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Subject: Song-Poem Records

Written By: SammyReed on 11/18/03 at 08:21 p.m.

    First of all, I'd like to paste a message I put in the 70's section a year ago in a post called "What is the worst song?":

This is gonna be kinda tough, because when I think I know what the worst song is, another one comes along, or pops in my brain.
   The worst I can think of right now is called "China Dolly". I had this on a 4-song EP called "Halmark". I don't know if this was the name of the record company or the group.
   It was a country song that was some sort of ballad I guess. It sounded like they were making it up as they went along, but it was written by somebody, because the EP lists not only the songs, but the name and complete address of the people who wrote each song.
   This song mentions China Polly, the China dolly as being "from beyond the Land of the Rising Sun". (That's Japan, you morons - oh, they said "beyond". Ok.) Some of the words are as follows:
What a gal,
My China Dolly!
On a fateful night
her lover was shot.
Oh, what a sight!
China Polly
Mounted him on her steed,
and vanished into the night.
Months & months she tended his wounds
with the odds of her land (?)
and finally he was in good health again.
   Note only 1 rhyme in all of that (unless you want to count "land" and "again"). This song was truly horrible.
   If there is possibly a worse song than this that comes to my mind, I'll mention it here.

    Several months ago, I found a website called www.aspma.com, the "American Song-Poem Music Archives", and found out that Halmark was a song-poem label.
    Song-poem records worked like this: There were ads in tabloids and elsewhere that wanted people to send in a poem. If that person's poem was one of the few chosen ones, the company sent them back a letter saying to send them so-much money, and they put the poem to music and made a record of the songs and mailed it to the poem writers.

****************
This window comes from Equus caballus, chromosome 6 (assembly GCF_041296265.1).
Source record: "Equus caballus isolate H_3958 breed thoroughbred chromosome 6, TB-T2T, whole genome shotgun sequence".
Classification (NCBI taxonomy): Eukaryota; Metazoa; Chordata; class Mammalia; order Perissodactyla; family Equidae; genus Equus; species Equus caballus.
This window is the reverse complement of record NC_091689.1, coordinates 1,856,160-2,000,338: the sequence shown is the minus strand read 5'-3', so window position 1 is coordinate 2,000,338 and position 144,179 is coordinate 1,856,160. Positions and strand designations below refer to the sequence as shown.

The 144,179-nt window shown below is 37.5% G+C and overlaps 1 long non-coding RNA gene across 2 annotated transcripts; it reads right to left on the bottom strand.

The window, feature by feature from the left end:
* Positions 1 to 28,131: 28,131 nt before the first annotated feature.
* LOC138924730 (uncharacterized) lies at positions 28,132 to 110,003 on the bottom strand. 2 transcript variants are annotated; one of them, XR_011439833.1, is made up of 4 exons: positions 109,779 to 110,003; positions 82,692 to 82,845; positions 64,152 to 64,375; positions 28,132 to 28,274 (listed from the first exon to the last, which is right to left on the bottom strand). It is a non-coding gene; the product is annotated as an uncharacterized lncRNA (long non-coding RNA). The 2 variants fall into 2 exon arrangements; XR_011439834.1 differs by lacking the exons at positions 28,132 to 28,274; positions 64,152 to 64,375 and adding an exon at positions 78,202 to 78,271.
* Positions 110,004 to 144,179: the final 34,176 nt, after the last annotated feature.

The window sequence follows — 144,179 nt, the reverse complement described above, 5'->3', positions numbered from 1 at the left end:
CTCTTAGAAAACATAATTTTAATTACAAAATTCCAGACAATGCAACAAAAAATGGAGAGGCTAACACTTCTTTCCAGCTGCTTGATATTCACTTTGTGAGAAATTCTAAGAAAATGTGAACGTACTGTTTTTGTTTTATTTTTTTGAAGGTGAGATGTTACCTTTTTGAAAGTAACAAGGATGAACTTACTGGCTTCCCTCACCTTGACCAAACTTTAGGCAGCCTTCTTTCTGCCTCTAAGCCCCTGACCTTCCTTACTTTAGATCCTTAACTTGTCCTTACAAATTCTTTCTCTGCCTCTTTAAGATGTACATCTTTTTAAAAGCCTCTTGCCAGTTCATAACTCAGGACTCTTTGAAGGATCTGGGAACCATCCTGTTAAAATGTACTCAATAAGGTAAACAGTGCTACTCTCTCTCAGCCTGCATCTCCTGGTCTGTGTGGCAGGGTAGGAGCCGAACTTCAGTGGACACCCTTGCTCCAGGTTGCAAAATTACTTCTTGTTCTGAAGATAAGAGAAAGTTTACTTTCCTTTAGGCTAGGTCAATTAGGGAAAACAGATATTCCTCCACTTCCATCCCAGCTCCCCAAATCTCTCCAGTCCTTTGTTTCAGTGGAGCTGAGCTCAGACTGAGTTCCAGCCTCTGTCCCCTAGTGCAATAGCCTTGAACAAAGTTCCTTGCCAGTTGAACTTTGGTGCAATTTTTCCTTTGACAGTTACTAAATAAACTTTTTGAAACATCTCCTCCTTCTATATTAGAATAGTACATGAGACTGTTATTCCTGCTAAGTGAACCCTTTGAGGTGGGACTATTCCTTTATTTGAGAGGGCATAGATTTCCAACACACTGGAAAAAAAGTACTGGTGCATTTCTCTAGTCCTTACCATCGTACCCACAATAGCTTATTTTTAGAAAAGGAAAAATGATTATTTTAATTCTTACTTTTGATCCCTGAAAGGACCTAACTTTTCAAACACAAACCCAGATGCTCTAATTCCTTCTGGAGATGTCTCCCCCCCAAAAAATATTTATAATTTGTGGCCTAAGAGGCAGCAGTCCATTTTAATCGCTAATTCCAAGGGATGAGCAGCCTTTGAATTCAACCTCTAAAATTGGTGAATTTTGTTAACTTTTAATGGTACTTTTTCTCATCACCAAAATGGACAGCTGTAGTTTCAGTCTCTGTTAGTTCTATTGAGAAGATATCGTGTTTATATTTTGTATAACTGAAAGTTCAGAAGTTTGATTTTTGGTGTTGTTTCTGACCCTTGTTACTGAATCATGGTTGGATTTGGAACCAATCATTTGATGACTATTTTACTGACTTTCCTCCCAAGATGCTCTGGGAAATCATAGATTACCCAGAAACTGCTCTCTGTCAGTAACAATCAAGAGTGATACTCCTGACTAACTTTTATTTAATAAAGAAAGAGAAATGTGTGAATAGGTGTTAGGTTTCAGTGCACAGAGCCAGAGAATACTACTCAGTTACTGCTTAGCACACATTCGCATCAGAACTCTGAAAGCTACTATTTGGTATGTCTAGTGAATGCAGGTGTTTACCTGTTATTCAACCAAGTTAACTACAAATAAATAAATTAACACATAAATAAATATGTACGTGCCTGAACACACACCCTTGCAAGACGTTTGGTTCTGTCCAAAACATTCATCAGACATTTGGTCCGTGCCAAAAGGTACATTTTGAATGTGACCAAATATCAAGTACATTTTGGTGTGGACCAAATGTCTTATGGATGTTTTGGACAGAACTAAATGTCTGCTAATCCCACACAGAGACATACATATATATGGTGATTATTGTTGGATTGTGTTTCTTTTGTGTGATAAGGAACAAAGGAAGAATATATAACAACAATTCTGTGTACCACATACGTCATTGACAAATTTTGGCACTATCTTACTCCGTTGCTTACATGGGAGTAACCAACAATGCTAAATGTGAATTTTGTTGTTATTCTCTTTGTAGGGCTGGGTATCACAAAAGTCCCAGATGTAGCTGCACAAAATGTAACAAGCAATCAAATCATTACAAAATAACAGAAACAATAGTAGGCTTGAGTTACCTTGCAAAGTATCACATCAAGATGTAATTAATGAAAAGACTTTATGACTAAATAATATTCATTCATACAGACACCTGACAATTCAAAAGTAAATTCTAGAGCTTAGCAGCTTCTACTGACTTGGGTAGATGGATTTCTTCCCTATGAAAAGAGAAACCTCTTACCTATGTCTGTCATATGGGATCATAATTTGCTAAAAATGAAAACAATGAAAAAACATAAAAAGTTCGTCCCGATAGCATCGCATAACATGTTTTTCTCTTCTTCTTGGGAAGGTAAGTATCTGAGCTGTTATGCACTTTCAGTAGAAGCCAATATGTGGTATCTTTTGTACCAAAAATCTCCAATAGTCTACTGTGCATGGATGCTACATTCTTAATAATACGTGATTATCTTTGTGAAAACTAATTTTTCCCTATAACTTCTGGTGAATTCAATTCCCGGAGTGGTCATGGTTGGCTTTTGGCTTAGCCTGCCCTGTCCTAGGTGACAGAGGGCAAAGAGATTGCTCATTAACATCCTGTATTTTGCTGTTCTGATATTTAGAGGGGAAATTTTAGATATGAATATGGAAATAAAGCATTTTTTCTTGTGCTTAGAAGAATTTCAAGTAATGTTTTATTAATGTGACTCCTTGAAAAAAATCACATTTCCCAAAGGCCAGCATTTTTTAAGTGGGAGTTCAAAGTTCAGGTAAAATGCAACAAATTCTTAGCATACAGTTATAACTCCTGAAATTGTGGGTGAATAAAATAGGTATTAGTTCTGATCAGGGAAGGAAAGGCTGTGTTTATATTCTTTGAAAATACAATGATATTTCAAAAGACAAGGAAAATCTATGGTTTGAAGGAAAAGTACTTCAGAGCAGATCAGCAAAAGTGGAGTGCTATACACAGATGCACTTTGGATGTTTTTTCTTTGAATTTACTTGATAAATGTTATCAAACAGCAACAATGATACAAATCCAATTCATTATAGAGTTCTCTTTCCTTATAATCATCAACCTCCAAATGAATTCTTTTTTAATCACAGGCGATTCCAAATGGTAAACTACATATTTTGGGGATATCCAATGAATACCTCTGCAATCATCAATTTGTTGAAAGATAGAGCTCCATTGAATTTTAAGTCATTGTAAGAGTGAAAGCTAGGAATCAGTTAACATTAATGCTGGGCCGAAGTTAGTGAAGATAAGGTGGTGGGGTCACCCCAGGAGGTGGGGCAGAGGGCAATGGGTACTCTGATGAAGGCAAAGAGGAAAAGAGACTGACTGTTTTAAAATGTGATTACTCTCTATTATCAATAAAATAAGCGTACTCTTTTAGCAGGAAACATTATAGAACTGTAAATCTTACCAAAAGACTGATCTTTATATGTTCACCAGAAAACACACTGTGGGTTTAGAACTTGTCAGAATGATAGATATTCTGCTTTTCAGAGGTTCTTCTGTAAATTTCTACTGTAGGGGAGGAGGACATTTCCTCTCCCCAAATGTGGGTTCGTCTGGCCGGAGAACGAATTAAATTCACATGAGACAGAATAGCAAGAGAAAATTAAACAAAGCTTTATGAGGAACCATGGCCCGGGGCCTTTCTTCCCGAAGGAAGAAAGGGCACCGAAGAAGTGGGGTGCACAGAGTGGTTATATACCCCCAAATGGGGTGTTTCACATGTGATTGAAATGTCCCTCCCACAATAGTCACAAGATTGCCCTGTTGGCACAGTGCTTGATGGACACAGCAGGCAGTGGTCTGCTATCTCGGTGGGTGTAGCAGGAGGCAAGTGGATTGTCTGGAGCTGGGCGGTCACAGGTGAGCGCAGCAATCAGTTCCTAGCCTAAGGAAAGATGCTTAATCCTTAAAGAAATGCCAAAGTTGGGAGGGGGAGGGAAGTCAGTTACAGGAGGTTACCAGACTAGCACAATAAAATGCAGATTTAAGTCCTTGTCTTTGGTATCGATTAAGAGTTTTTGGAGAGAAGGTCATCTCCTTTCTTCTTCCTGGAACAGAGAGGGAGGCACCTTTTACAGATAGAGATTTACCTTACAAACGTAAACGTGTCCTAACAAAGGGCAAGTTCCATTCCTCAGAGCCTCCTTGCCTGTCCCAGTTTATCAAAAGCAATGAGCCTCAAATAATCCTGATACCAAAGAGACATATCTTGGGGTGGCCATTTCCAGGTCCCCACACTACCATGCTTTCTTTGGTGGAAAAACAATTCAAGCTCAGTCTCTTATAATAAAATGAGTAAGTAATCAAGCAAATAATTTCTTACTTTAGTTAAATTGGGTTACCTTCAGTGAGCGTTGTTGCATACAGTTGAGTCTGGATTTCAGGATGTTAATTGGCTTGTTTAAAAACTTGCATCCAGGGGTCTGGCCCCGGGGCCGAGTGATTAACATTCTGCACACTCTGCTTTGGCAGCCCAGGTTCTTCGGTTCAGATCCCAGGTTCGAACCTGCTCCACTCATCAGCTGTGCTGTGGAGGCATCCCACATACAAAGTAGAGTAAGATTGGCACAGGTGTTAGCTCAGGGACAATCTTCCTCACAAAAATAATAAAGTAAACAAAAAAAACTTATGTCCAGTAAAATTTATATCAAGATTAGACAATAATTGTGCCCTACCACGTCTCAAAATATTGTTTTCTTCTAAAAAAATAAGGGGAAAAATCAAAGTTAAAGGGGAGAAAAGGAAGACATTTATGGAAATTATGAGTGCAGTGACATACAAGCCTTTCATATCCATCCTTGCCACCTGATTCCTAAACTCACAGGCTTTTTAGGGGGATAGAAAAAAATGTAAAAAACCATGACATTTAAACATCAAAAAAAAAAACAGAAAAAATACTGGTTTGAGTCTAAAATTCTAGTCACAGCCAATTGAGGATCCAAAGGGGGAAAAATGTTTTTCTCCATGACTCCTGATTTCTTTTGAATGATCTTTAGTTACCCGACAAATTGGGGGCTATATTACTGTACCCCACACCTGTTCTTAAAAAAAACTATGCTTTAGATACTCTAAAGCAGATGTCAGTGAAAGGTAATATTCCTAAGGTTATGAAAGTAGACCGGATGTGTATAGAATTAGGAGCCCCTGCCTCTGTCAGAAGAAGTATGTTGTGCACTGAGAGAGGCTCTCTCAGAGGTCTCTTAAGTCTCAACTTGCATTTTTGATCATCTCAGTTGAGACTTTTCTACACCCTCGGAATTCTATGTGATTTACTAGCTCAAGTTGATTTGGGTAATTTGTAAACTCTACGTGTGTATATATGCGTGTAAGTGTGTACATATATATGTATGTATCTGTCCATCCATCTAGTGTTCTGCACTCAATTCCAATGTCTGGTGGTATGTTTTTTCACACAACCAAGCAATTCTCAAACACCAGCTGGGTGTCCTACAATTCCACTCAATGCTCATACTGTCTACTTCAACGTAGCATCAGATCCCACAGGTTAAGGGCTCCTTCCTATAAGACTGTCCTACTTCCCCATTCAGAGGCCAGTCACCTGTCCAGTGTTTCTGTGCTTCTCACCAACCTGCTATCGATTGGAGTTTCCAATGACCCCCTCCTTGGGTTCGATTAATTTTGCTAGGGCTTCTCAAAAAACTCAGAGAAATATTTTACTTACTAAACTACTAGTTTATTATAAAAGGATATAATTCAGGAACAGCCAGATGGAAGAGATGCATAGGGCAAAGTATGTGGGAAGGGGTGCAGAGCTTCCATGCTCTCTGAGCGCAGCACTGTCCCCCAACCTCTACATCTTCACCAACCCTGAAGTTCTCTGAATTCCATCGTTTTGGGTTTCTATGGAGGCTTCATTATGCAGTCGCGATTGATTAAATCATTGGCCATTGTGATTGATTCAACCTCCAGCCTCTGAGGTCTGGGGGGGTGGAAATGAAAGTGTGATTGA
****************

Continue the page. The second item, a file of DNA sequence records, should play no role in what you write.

The ASPMA website has loads of information about song-poem records, as well as many mp3's of some of the more unusual songs found in these records. If you click the "discography" link, you'll be astounded at the number of song-poem labels there were!
    That website recently put up a lengthy article about Halmark Records (http://www.aspma.com/labels/halmark.htm). It mentions about them putting the addresses of the writers on the labels, the singers making the tune up (albeit not the words) as they went along, and other aspects that fit "China Dolly" to a tee!
    The "China Dolly" record is not listed in the site's Halmark discography, though. There were probably only 4 copies of that made, 1 to go to each poem-writer, so the ASPMA folks probably don't know about that particular one. A copy of each song-poem record is very hard-to-find, but the number of individual records themselves are plentiful.
    When I found out that that record, as well as another one I had, were song-poem records, I've been kicking my butt ever since for getting rid of them. I have since been fortunate enough to come across a few song-poem records, in a yard sale and a flea market, so I feel somewhat better.